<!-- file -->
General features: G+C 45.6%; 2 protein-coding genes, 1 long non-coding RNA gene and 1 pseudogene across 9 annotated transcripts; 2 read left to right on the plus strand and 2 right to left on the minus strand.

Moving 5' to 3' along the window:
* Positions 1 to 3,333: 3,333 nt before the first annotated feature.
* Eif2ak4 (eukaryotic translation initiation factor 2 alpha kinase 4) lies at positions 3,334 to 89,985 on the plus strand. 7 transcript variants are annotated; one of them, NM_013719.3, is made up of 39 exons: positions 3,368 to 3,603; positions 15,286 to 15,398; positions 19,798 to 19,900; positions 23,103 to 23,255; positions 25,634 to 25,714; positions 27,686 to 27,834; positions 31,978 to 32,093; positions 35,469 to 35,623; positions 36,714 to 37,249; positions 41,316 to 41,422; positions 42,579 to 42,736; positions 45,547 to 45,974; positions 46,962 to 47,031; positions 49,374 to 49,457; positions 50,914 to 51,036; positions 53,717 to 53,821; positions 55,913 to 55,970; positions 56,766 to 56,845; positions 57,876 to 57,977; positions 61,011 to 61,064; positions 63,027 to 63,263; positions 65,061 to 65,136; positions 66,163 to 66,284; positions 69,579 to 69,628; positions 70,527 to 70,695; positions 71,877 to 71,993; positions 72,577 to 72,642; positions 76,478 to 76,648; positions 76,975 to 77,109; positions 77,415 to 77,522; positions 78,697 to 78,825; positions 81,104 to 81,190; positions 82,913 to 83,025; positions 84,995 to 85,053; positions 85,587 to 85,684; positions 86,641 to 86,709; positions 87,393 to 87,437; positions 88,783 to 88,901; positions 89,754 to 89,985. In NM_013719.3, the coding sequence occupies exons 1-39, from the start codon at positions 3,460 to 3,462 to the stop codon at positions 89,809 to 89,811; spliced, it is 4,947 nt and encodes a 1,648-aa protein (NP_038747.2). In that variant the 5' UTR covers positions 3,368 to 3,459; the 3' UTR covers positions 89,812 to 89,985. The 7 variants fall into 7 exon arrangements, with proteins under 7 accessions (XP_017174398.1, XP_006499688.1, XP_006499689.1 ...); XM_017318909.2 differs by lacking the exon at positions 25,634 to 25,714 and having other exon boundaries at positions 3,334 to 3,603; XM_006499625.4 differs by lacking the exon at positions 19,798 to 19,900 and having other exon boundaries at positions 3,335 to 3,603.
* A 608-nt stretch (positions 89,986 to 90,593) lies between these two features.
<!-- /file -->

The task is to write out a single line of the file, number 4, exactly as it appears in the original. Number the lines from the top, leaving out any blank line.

* Eif2ak4 (eukaryotic translation initiation factor 2 alpha kinase 4) lies at positions 3,334 to 89,985 on the plus strand. 7 transcript variants are annotated; one of them, NM_013719.3, is made up of 39 exons: positions 3,368 to 3,603; positions 15,286 to 15,398; positions 19,798 to 19,900; positions 23,103 to 23,255; positions 25,634 to 25,714; positions 27,686 to 27,834; positions 31,978 to 32,093; positions 35,469 to 35,623; positions 36,714 to 37,249; positions 41,316 to 41,422; positions 42,579 to 42,736; positions 45,547 to 45,974; positions 46,962 to 47,031; positions 49,374 to 49,457; positions 50,914 to 51,036; positions 53,717 to 53,821; positions 55,913 to 55,970; positions 56,766 to 56,845; positions 57,876 to 57,977; positions 61,011 to 61,064; positions 63,027 to 63,263; positions 65,061 to 65,136; positions 66,163 to 66,284; positions 69,579 to 69,628; positions 70,527 to 70,695; positions 71,877 to 71,993; positions 72,577 to 72,642; positions 76,478 to 76,648; positions 76,975 to 77,109; positions 77,415 to 77,522; positions 78,697 to 78,825; positions 81,104 to 81,190; positions 82,913 to 83,025; positions 84,995 to 85,053; positions 85,587 to 85,684; positions 86,641 to 86,709; positions 87,393 to 87,437; positions 88,783 to 88,901; positions 89,754 to 89,985. In NM_013719.3, the coding sequence occupies exons 1-39, from the start codon at positions 3,460 to 3,462 to the stop codon at positions 89,809 to 89,811; spliced, it is 4,947 nt and encodes a 1,648-aa protein (NP_038747.2). In that variant the 5' UTR covers positions 3,368 to 3,459; the 3' UTR covers positions 89,812 to 89,985. The 7 variants fall into 7 exon arrangements, with proteins under 7 accessions (XP_017174398.1, XP_006499688.1, XP_006499689.1 ...); XM_017318909.2 differs by lacking the exon at positions 25,634 to 25,714 and having other exon boundaries at positions 3,334 to 3,603; XM_006499625.4 differs by lacking the exon at positions 19,798 to 19,900 and having other exon boundaries at positions 3,335 to 3,603.